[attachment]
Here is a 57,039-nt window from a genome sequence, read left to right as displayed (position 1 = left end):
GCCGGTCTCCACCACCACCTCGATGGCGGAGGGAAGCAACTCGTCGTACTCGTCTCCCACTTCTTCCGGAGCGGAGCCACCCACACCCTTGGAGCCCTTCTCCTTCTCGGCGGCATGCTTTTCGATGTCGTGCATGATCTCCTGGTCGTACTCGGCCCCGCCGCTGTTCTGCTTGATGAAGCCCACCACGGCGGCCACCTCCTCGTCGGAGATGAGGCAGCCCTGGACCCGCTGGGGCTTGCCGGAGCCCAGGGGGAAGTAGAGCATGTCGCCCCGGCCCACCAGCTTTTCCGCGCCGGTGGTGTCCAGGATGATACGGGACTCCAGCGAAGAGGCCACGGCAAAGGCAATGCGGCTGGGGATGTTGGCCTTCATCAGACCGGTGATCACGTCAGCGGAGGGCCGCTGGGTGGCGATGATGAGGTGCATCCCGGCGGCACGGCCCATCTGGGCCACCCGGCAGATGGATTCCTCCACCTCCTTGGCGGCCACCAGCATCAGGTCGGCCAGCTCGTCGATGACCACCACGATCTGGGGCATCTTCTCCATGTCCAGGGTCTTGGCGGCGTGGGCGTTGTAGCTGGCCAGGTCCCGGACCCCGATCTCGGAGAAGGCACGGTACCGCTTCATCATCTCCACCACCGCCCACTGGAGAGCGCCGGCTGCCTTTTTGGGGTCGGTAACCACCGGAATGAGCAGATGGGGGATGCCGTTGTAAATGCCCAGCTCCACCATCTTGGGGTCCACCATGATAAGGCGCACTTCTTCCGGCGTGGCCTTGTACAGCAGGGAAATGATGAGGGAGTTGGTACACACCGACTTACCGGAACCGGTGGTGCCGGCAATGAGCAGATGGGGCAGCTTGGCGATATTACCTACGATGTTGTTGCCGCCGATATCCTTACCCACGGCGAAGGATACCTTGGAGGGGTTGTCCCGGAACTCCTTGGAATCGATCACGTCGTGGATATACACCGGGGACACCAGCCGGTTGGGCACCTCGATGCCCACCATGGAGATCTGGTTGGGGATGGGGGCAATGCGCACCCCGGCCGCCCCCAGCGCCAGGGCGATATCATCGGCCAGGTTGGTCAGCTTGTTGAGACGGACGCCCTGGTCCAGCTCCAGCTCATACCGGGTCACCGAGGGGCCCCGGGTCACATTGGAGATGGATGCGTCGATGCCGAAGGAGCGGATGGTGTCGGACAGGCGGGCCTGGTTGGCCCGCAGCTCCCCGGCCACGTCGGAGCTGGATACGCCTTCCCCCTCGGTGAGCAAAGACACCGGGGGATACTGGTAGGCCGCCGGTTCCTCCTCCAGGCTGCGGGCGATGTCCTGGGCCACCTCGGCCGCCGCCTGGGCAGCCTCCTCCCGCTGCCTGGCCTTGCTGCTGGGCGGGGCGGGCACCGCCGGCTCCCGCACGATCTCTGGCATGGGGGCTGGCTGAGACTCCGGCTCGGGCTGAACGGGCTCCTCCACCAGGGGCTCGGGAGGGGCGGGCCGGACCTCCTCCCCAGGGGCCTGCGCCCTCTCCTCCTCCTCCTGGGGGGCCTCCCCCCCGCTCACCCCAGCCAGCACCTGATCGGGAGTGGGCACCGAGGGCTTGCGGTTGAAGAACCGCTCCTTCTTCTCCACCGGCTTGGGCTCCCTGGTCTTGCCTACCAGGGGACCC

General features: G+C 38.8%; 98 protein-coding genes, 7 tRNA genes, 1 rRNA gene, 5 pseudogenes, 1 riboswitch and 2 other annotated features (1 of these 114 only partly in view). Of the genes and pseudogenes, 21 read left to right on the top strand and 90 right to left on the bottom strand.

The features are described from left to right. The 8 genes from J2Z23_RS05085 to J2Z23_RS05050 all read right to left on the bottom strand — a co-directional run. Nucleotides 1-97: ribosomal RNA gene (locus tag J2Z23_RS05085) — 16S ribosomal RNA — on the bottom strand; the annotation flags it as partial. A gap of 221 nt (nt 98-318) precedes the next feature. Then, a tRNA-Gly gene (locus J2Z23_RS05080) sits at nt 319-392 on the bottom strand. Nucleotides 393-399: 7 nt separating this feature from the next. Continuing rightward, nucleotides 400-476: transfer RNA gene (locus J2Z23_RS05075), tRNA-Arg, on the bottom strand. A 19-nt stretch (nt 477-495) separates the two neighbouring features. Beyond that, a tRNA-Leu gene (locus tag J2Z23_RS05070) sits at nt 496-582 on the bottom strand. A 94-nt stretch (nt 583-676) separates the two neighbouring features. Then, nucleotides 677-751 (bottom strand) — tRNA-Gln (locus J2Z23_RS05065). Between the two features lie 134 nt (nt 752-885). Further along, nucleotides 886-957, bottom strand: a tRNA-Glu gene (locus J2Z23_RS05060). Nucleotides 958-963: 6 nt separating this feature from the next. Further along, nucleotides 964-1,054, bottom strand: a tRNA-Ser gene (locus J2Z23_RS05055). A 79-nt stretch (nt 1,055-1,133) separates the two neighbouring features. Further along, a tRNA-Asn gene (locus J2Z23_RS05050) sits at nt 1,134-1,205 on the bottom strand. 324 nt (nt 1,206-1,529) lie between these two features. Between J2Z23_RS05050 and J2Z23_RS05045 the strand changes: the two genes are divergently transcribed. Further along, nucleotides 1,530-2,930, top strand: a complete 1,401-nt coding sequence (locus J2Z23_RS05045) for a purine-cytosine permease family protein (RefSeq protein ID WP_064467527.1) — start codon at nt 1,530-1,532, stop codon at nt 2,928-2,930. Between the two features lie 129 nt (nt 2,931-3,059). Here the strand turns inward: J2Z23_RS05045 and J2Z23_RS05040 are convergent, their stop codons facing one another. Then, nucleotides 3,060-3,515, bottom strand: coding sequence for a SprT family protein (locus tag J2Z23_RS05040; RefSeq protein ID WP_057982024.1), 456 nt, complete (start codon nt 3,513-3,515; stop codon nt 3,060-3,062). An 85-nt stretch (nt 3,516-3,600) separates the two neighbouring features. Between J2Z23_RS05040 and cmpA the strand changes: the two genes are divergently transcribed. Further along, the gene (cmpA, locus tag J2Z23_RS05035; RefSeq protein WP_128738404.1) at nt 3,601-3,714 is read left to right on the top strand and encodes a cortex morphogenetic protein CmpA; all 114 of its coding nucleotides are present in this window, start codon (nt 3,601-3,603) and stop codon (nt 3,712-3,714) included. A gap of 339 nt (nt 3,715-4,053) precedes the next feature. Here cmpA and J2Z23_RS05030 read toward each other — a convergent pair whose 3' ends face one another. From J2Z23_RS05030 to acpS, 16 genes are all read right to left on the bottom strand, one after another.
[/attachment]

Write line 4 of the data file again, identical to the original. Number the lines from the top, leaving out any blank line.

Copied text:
The features are described from left to right. The 8 genes from J2Z23_RS05085 to J2Z23_RS05050 all read right to left on the bottom strand — a co-directional run. Nucleotides 1-97: ribosomal RNA gene (locus tag J2Z23_RS05085) — 16S ribosomal RNA — on the bottom strand; the annotation flags it as partial. A gap of 221 nt (nt 98-318) precedes the next feature. Then, a tRNA-Gly gene (locus J2Z23_RS05080) sits at nt 319-392 on the bottom strand. Nucleotides 393-399: 7 nt separating this feature from the next. Continuing rightward, nucleotides 400-476: transfer RNA gene (locus J2Z23_RS05075), tRNA-Arg, on the bottom strand. A 19-nt stretch (nt 477-495) separates the two neighbouring features. Beyond that, a tRNA-Leu gene (locus tag J2Z23_RS05070) sits at nt 496-582 on the bottom strand. A 94-nt stretch (nt 583-676) separates the two neighbouring features. Then, nucleotides 677-751 (bottom strand) — tRNA-Gln (locus J2Z23_RS05065). Between the two features lie 134 nt (nt 752-885). Further along, nucleotides 886-957, bottom strand: a tRNA-Glu gene (locus J2Z23_RS05060). Nucleotides 958-963: 6 nt separating this feature from the next. Further along, nucleotides 964-1,054, bottom strand: a tRNA-Ser gene (locus J2Z23_RS05055). A 79-nt stretch (nt 1,055-1,133) separates the two neighbouring features. Further along, a tRNA-Asn gene (locus J2Z23_RS05050) sits at nt 1,134-1,205 on the bottom strand. 324 nt (nt 1,206-1,529) lie between these two features. Between J2Z23_RS05050 and J2Z23_RS05045 the strand changes: the two genes are divergently transcribed. Further along, nucleotides 1,530-2,930, top strand: a complete 1,401-nt coding sequence (locus J2Z23_RS05045) for a purine-cytosine permease family protein (RefSeq protein ID WP_064467527.1) — start codon at nt 1,530-1,532, stop codon at nt 2,928-2,930. Between the two features lie 129 nt (nt 2,931-3,059). Here the strand turns inward: J2Z23_RS05045 and J2Z23_RS05040 are convergent, their stop codons facing one another. Then, nucleotides 3,060-3,515, bottom strand: coding sequence for a SprT family protein (locus tag J2Z23_RS05040; RefSeq protein ID WP_057982024.1), 456 nt, complete (start codon nt 3,513-3,515; stop codon nt 3,060-3,062). An 85-nt stretch (nt 3,516-3,600) separates the two neighbouring features. Between J2Z23_RS05040 and cmpA the strand changes: the two genes are divergently transcribed. Further along, the gene (cmpA, locus tag J2Z23_RS05035; RefSeq protein WP_128738404.1) at nt 3,601-3,714 is read left to right on the top strand and encodes a cortex morphogenetic protein CmpA; all 114 of its coding nucleotides are present in this window, start codon (nt 3,601-3,603) and stop codon (nt 3,712-3,714) included. A gap of 339 nt (nt 3,715-4,053) precedes the next feature. Here cmpA and J2Z23_RS05030 read toward each other — a convergent pair whose 3' ends face one another. From J2Z23_RS05030 to acpS, 16 genes are all read right to left on the bottom strand, one after another.